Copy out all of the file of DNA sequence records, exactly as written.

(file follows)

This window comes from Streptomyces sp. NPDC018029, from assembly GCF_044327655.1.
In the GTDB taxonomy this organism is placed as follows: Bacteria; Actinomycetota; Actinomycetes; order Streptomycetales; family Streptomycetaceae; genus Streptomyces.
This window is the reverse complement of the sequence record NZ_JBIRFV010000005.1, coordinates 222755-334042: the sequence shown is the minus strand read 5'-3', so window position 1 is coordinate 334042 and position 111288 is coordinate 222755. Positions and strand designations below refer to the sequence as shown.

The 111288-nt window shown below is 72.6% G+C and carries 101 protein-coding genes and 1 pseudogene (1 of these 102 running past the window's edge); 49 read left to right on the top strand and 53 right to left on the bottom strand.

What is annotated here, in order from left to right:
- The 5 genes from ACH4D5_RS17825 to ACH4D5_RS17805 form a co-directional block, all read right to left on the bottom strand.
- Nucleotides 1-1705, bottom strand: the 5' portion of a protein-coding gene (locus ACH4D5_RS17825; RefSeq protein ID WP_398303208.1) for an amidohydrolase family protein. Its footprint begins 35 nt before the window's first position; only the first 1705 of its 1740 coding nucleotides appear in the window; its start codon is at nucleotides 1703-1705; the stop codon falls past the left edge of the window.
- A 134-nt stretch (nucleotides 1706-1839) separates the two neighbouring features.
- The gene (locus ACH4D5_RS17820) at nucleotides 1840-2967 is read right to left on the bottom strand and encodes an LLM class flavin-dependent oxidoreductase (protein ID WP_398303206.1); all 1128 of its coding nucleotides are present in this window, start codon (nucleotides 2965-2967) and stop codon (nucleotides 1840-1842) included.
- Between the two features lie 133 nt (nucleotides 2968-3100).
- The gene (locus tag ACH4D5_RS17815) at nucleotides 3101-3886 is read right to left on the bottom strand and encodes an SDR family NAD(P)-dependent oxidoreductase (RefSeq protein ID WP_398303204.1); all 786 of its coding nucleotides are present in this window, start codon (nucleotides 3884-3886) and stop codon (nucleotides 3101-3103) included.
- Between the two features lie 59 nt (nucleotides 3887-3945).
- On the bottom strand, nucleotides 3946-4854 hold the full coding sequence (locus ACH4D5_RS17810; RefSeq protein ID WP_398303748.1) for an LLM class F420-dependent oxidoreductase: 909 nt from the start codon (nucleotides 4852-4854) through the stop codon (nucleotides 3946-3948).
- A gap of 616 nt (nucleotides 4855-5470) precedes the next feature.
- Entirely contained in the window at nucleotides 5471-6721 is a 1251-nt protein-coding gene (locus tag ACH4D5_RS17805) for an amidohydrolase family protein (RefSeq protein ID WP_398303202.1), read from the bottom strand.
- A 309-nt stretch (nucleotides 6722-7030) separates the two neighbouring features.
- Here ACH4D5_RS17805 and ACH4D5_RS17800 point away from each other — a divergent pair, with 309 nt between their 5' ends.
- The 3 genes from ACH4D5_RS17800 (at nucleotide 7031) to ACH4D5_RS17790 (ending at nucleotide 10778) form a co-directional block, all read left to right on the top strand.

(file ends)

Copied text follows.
This window comes from Streptomyces sp. NPDC018029, from assembly GCF_044327655.1.
In the GTDB taxonomy this organism is placed as follows: Bacteria; Actinomycetota; Actinomycetes; order Streptomycetales; family Streptomycetaceae; genus Streptomyces.
This window is the reverse complement of the sequence record NZ_JBIRFV010000005.1, coordinates 222755-334042: the sequence shown is the minus strand read 5'-3', so window position 1 is coordinate 334042 and position 111288 is coordinate 222755. Positions and strand designations below refer to the sequence as shown.

The 111288-nt window shown below is 72.6% G+C and carries 101 protein-coding genes and 1 pseudogene (1 of these 102 running past the window's edge); 49 read left to right on the top strand and 53 right to left on the bottom strand.

What is annotated here, in order from left to right:
- The 5 genes from ACH4D5_RS17825 to ACH4D5_RS17805 form a co-directional block, all read right to left on the bottom strand.
- Nucleotides 1-1705, bottom strand: the 5' portion of a protein-coding gene (locus ACH4D5_RS17825; RefSeq protein ID WP_398303208.1) for an amidohydrolase family protein. Its footprint begins 35 nt before the window's first position; only the first 1705 of its 1740 coding nucleotides appear in the window; its start codon is at nucleotides 1703-1705; the stop codon falls past the left edge of the window.
- A 134-nt stretch (nucleotides 1706-1839) separates the two neighbouring features.
- The gene (locus ACH4D5_RS17820) at nucleotides 1840-2967 is read right to left on the bottom strand and encodes an LLM class flavin-dependent oxidoreductase (protein ID WP_398303206.1); all 1128 of its coding nucleotides are present in this window, start codon (nucleotides 2965-2967) and stop codon (nucleotides 1840-1842) included.
- Between the two features lie 133 nt (nucleotides 2968-3100).
- The gene (locus tag ACH4D5_RS17815) at nucleotides 3101-3886 is read right to left on the bottom strand and encodes an SDR family NAD(P)-dependent oxidoreductase (RefSeq protein ID WP_398303204.1); all 786 of its coding nucleotides are present in this window, start codon (nucleotides 3884-3886) and stop codon (nucleotides 3101-3103) included.
- Between the two features lie 59 nt (nucleotides 3887-3945).
- On the bottom strand, nucleotides 3946-4854 hold the full coding sequence (locus ACH4D5_RS17810; RefSeq protein ID WP_398303748.1) for an LLM class F420-dependent oxidoreductase: 909 nt from the start codon (nucleotides 4852-4854) through the stop codon (nucleotides 3946-3948).
- A gap of 616 nt (nucleotides 4855-5470) precedes the next feature.
- Entirely contained in the window at nucleotides 5471-6721 is a 1251-nt protein-coding gene (locus tag ACH4D5_RS17805) for an amidohydrolase family protein (RefSeq protein ID WP_398303202.1), read from the bottom strand.
- A 309-nt stretch (nucleotides 6722-7030) separates the two neighbouring features.
- Here ACH4D5_RS17805 and ACH4D5_RS17800 point away from each other — a divergent pair, with 309 nt between their 5' ends.
- The 3 genes from ACH4D5_RS17800 (at nucleotide 7031) to ACH4D5_RS17790 (ending at nucleotide 10778) form a co-directional block, all read left to right on the top strand.